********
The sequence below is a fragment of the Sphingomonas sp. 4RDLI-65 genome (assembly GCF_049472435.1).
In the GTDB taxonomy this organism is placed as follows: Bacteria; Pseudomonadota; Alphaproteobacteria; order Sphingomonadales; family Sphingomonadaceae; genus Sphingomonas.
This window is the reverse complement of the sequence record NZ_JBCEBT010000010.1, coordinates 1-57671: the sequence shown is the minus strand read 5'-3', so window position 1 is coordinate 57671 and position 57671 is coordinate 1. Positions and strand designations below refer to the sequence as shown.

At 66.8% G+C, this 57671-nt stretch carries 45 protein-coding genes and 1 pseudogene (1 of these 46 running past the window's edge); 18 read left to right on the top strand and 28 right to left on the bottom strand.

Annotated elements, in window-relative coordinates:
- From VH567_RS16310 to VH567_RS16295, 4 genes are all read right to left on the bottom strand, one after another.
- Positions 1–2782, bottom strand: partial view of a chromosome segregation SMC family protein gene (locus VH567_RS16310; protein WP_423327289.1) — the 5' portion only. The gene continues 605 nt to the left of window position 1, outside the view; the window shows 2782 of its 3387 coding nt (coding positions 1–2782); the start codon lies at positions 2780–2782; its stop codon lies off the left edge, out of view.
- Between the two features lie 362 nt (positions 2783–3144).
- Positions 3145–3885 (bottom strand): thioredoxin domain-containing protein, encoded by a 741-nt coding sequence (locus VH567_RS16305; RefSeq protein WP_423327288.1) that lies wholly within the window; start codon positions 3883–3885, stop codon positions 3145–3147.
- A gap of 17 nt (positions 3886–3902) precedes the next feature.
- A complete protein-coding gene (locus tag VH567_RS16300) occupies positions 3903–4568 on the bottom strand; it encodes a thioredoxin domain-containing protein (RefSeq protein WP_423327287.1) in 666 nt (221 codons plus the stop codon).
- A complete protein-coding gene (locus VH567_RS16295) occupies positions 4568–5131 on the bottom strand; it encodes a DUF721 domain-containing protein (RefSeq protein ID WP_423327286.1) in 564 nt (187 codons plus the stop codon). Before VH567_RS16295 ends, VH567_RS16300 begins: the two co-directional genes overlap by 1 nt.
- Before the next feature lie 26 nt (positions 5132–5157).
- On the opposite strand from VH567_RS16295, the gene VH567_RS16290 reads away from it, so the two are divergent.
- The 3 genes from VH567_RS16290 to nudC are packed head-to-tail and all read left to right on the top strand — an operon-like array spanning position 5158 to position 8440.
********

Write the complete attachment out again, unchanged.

The sequence below is a fragment of the Sphingomonas sp. 4RDLI-65 genome (assembly GCF_049472435.1).
In the GTDB taxonomy this organism is placed as follows: Bacteria; Pseudomonadota; Alphaproteobacteria; order Sphingomonadales; family Sphingomonadaceae; genus Sphingomonas.
This window is the reverse complement of the sequence record NZ_JBCEBT010000010.1, coordinates 1-57671: the sequence shown is the minus strand read 5'-3', so window position 1 is coordinate 57671 and position 57671 is coordinate 1. Positions and strand designations below refer to the sequence as shown.

At 66.8% G+C, this 57671-nt stretch carries 45 protein-coding genes and 1 pseudogene (1 of these 46 running past the window's edge); 18 read left to right on the top strand and 28 right to left on the bottom strand.

Annotated elements, in window-relative coordinates:
- From VH567_RS16310 to VH567_RS16295, 4 genes are all read right to left on the bottom strand, one after another.
- Positions 1–2782, bottom strand: partial view of a chromosome segregation SMC family protein gene (locus VH567_RS16310; protein WP_423327289.1) — the 5' portion only. The gene continues 605 nt to the left of window position 1, outside the view; the window shows 2782 of its 3387 coding nt (coding positions 1–2782); the start codon lies at positions 2780–2782; its stop codon lies off the left edge, out of view.
- Between the two features lie 362 nt (positions 2783–3144).
- Positions 3145–3885 (bottom strand): thioredoxin domain-containing protein, encoded by a 741-nt coding sequence (locus VH567_RS16305; RefSeq protein WP_423327288.1) that lies wholly within the window; start codon positions 3883–3885, stop codon positions 3145–3147.
- A gap of 17 nt (positions 3886–3902) precedes the next feature.
- A complete protein-coding gene (locus tag VH567_RS16300) occupies positions 3903–4568 on the bottom strand; it encodes a thioredoxin domain-containing protein (RefSeq protein WP_423327287.1) in 666 nt (221 codons plus the stop codon).
- A complete protein-coding gene (locus VH567_RS16295) occupies positions 4568–5131 on the bottom strand; it encodes a DUF721 domain-containing protein (RefSeq protein ID WP_423327286.1) in 564 nt (187 codons plus the stop codon). Before VH567_RS16295 ends, VH567_RS16300 begins: the two co-directional genes overlap by 1 nt.
- Before the next feature lie 26 nt (positions 5132–5157).
- On the opposite strand from VH567_RS16295, the gene VH567_RS16290 reads away from it, so the two are divergent.
- The 3 genes from VH567_RS16290 to nudC are packed head-to-tail and all read left to right on the top strand — an operon-like array spanning position 5158 to position 8440.